The court’s basic logic, as reflected by the above quote, is that merely putting one’s corporate title, when signing a guaranty for corporate debt, is insufficient to make that employee liable for the debt. Therefore, absent specific or contractual language serving to bind the employee in a personal capacity, if a corporate officer, who is not himself a party to the underlying contract, signs a personal guaranty, he can assert as a defense to the enforcement of the personal guaranty against him the fact that he was only signing in a representative, rather than personal capacity.

B. Fraudulent Inducement

Fraudulent inducement has been recognized as a valid defense to a personal guaranty. While  Checkers  Drive-in  Restaurants. Inc.  v.  Tampa  Checkmate  Food Services, Inc. 805 So. 2d 941 (Fla. 2d DCA 2001), deals with appeals from the trial court’s ruling as to personal liability of certain corporate officers, one issue not appealed was the trial court’s finding that the appellee was not liable for a personal guaranty he had been fraudulently induced into signing. In reversing the personal liability of the corporation’s president as to the fraudulent inducement, but maintaining the liability of the corporation itself, the court affirmed the idea that one is not personally liable for a guaranty that he was fraudulently induced into signing. Id  at 943. To avoid this defense, companies should make sure that no false or misleading statements are made to the guarantor to induce the assumption of the personal liability.

C. Revocation of Guaranty

Finally, courts have recognized as a defense to the enforceability of a personal guaranty a guarantor’s purported revocation of the guaranty coupled with discontinued reliance upon the guaranty by the creditor.   Valid revocation can occur via oral and written communication,  or  solely  written  communication,  to  the  creditor  that  the guarantor  is  no  longer  guaranteeing  the  debt.    Revocation can also occur if the guarantor’s actions reflect that he is no longer guaranteeing the debt.    Discontinued reliance by the creditor is reflected by, for example, the creditor removing the guarantor from its records of guarantors on the debt or the creditor acknowledging that no further credit will be issued absent further specific action by the debtor, such as furnishing other security on the guaranty and/or providing detailed financial statements of the guarantor’s financial status.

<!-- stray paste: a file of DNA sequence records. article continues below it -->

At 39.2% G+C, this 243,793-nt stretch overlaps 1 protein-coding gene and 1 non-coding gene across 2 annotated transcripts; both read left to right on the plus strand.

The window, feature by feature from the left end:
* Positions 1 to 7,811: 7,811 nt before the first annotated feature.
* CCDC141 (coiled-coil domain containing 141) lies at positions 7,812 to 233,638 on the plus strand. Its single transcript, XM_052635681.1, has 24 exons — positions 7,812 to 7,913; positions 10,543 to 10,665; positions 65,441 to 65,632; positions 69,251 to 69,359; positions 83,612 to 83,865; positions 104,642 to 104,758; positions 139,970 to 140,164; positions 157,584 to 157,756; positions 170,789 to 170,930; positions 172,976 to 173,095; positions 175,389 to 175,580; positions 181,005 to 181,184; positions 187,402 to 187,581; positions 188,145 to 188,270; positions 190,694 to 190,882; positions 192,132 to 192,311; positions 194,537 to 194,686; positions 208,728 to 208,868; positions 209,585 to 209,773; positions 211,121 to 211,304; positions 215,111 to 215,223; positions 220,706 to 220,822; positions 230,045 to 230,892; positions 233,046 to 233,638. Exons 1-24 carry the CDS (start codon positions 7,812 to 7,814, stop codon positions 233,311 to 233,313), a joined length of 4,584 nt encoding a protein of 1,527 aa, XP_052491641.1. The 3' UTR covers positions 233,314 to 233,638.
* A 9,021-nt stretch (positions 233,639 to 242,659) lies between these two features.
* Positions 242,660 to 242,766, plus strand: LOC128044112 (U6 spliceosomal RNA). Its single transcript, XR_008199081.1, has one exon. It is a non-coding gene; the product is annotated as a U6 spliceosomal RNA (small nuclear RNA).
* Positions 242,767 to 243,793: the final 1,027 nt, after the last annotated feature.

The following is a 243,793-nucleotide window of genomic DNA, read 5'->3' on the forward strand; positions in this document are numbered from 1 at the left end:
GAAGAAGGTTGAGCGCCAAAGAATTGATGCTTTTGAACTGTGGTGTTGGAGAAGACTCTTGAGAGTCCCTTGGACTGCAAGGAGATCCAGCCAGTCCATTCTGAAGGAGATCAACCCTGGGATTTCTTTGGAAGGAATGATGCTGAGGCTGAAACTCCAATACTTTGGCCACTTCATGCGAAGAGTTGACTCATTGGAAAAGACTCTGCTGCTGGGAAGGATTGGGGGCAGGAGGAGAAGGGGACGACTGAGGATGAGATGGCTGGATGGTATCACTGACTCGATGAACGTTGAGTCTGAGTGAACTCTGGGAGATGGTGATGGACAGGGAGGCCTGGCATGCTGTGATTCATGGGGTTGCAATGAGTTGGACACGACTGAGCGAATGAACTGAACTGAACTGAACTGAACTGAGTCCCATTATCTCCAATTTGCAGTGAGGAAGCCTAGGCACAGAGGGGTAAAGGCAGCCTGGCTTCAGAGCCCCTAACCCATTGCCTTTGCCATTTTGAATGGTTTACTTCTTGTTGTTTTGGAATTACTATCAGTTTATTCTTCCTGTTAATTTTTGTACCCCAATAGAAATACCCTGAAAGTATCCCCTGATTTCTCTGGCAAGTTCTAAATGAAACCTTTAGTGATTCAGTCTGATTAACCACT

In Wiskeman v. First Bank of Hollywood Beach, 405 So. 2d 1044 (Fla. 3d DCA1981), the court found that summary judgment for the defendant-creditor was inappropriate where the plaintiff showed he had revoked the personal guaranty and the defendant bank had discontinued its reliance on the guaranty. While the court did not specifically rule on the sufficiency of the defense, it did acknowledge that it had some merit, as it was sufficient enough to overcome summary judgment. In making its ruling the Wiskeman court cited, Miami Nat. Bank v. First Intern. Realty Inv. Corp., 364 So. 2d 873, which involved an investment corporation that took out a sizable loan from a bank, backed by a promissory note personally guaranteed by the corporation’s president.  The  duration  of  the  original  promissory  note  was  90  days, renewable in 90 day terms.  The bank subsequently renewed the guarantees several times. During  the  second   renewal   period  and   before  the  execution   of  the  third  90-day promissory note, the bank president, orally and in writing, informed the bank that he was no longer personally  guaranteeing  the promissory  note.   The bank president also subsequently revoked the personal guaranty a third time, again in writing.   Based upon  these facts, the court found that the president had validly revoked the guaranty, and awarded him summary judgment  in the enforcement  action  against  him stemming  from  the bank’s attempt  to enforce the personal guaranty.